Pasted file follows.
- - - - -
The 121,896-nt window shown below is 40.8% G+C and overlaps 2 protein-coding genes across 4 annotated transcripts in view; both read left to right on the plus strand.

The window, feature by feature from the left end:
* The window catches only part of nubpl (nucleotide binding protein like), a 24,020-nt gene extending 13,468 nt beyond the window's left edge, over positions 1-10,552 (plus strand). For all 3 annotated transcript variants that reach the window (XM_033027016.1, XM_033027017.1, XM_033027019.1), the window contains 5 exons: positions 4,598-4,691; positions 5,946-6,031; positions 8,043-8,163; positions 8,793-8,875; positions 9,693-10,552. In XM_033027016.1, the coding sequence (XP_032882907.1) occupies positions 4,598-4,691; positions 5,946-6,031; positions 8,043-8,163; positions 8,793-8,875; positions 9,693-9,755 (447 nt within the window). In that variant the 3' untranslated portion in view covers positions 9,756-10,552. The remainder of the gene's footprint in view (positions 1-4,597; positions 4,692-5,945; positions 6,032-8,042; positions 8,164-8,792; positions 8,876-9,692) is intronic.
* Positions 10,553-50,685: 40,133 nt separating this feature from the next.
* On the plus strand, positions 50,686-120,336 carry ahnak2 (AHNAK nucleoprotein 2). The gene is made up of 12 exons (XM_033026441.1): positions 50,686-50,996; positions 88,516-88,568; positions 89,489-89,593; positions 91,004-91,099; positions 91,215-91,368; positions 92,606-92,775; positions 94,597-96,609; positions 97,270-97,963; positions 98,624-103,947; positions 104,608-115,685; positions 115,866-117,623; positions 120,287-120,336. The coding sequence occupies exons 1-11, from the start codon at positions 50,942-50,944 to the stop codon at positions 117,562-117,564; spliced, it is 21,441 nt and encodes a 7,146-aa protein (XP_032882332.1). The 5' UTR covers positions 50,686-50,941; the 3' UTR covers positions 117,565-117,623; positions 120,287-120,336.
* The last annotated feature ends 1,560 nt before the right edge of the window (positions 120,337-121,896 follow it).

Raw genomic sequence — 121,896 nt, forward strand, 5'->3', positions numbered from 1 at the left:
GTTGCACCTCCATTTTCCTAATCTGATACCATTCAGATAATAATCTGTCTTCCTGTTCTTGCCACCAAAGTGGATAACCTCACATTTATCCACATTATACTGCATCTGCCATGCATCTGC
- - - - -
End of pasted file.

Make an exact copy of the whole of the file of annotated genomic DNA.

The 121,896-nt window shown below is 40.8% G+C and overlaps 2 protein-coding genes across 4 annotated transcripts in view; both read left to right on the plus strand.

The window, feature by feature from the left end:
* The window catches only part of nubpl (nucleotide binding protein like), a 24,020-nt gene extending 13,468 nt beyond the window's left edge, over positions 1-10,552 (plus strand). For all 3 annotated transcript variants that reach the window (XM_033027016.1, XM_033027017.1, XM_033027019.1), the window contains 5 exons: positions 4,598-4,691; positions 5,946-6,031; positions 8,043-8,163; positions 8,793-8,875; positions 9,693-10,552. In XM_033027016.1, the coding sequence (XP_032882907.1) occupies positions 4,598-4,691; positions 5,946-6,031; positions 8,043-8,163; positions 8,793-8,875; positions 9,693-9,755 (447 nt within the window). In that variant the 3' untranslated portion in view covers positions 9,756-10,552. The remainder of the gene's footprint in view (positions 1-4,597; positions 4,692-5,945; positions 6,032-8,042; positions 8,164-8,792; positions 8,876-9,692) is intronic.
* Positions 10,553-50,685: 40,133 nt separating this feature from the next.
* On the plus strand, positions 50,686-120,336 carry ahnak2 (AHNAK nucleoprotein 2). The gene is made up of 12 exons (XM_033026441.1): positions 50,686-50,996; positions 88,516-88,568; positions 89,489-89,593; positions 91,004-91,099; positions 91,215-91,368; positions 92,606-92,775; positions 94,597-96,609; positions 97,270-97,963; positions 98,624-103,947; positions 104,608-115,685; positions 115,866-117,623; positions 120,287-120,336. The coding sequence occupies exons 1-11, from the start codon at positions 50,942-50,944 to the stop codon at positions 117,562-117,564; spliced, it is 21,441 nt and encodes a 7,146-aa protein (XP_032882332.1). The 5' UTR covers positions 50,686-50,941; the 3' UTR covers positions 117,565-117,623; positions 120,287-120,336.
* The last annotated feature ends 1,560 nt before the right edge of the window (positions 120,337-121,896 follow it).

Raw genomic sequence — 121,896 nt, forward strand, 5'->3', positions numbered from 1 at the left:
GTTGCACCTCCATTTTCCTAATCTGATACCATTCAGATAATAATCTGTCTTCCTGTTCTTGCCACCAAAGTGGATAACCTCACATTTATCCACATTATACTGCATCTGCCATGCATCTGC